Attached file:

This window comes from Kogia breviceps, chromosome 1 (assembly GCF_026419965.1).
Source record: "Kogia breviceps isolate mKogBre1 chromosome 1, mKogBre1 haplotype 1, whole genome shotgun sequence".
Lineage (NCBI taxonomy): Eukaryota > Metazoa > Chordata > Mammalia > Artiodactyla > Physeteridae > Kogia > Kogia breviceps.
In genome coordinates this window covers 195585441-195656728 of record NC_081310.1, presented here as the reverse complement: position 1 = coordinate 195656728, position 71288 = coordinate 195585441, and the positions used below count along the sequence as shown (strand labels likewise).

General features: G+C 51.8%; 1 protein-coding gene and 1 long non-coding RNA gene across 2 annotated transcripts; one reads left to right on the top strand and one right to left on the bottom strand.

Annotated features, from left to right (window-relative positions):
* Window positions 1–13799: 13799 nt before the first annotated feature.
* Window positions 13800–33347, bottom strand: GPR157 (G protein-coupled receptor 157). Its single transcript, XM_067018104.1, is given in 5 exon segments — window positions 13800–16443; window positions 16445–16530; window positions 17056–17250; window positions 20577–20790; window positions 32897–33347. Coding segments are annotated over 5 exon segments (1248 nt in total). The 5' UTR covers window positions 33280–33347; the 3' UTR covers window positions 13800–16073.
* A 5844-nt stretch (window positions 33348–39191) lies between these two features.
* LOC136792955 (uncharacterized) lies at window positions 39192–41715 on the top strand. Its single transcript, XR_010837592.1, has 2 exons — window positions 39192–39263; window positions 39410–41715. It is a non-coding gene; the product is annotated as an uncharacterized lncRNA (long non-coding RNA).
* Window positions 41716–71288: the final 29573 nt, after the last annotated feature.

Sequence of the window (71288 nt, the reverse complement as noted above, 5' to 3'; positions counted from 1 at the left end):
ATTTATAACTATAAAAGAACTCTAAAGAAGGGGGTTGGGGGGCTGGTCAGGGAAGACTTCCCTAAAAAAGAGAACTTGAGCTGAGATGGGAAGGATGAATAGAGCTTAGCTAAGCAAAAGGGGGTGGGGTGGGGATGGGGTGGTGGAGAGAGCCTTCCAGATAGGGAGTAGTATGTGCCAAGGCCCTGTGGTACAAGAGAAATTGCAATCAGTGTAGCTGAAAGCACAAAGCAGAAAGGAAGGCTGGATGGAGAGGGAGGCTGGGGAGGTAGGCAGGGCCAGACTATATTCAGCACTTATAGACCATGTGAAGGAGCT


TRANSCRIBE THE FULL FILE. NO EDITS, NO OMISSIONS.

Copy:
This window comes from Kogia breviceps, chromosome 1 (assembly GCF_026419965.1).
Source record: "Kogia breviceps isolate mKogBre1 chromosome 1, mKogBre1 haplotype 1, whole genome shotgun sequence".
Lineage (NCBI taxonomy): Eukaryota > Metazoa > Chordata > Mammalia > Artiodactyla > Physeteridae > Kogia > Kogia breviceps.
In genome coordinates this window covers 195585441-195656728 of record NC_081310.1, presented here as the reverse complement: position 1 = coordinate 195656728, position 71288 = coordinate 195585441, and the positions used below count along the sequence as shown (strand labels likewise).

General features: G+C 51.8%; 1 protein-coding gene and 1 long non-coding RNA gene across 2 annotated transcripts; one reads left to right on the top strand and one right to left on the bottom strand.

Annotated features, from left to right (window-relative positions):
* Window positions 1–13799: 13799 nt before the first annotated feature.
* Window positions 13800–33347, bottom strand: GPR157 (G protein-coupled receptor 157). Its single transcript, XM_067018104.1, is given in 5 exon segments — window positions 13800–16443; window positions 16445–16530; window positions 17056–17250; window positions 20577–20790; window positions 32897–33347. Coding segments are annotated over 5 exon segments (1248 nt in total). The 5' UTR covers window positions 33280–33347; the 3' UTR covers window positions 13800–16073.
* A 5844-nt stretch (window positions 33348–39191) lies between these two features.
* LOC136792955 (uncharacterized) lies at window positions 39192–41715 on the top strand. Its single transcript, XR_010837592.1, has 2 exons — window positions 39192–39263; window positions 39410–41715. It is a non-coding gene; the product is annotated as an uncharacterized lncRNA (long non-coding RNA).
* Window positions 41716–71288: the final 29573 nt, after the last annotated feature.

Sequence of the window (71288 nt, the reverse complement as noted above, 5' to 3'; positions counted from 1 at the left end):
ATTTATAACTATAAAAGAACTCTAAAGAAGGGGGTTGGGGGGCTGGTCAGGGAAGACTTCCCTAAAAAAGAGAACTTGAGCTGAGATGGGAAGGATGAATAGAGCTTAGCTAAGCAAAAGGGGGTGGGGTGGGGATGGGGTGGTGGAGAGAGCCTTCCAGATAGGGAGTAGTATGTGCCAAGGCCCTGTGGTACAAGAGAAATTGCAATCAGTGTAGCTGAAAGCACAAAGCAGAAAGGAAGGCTGGATGGAGAGGGAGGCTGGGGAGGTAGGCAGGGCCAGACTATATTCAGCACTTATAGACCATGTGAAGGAGCT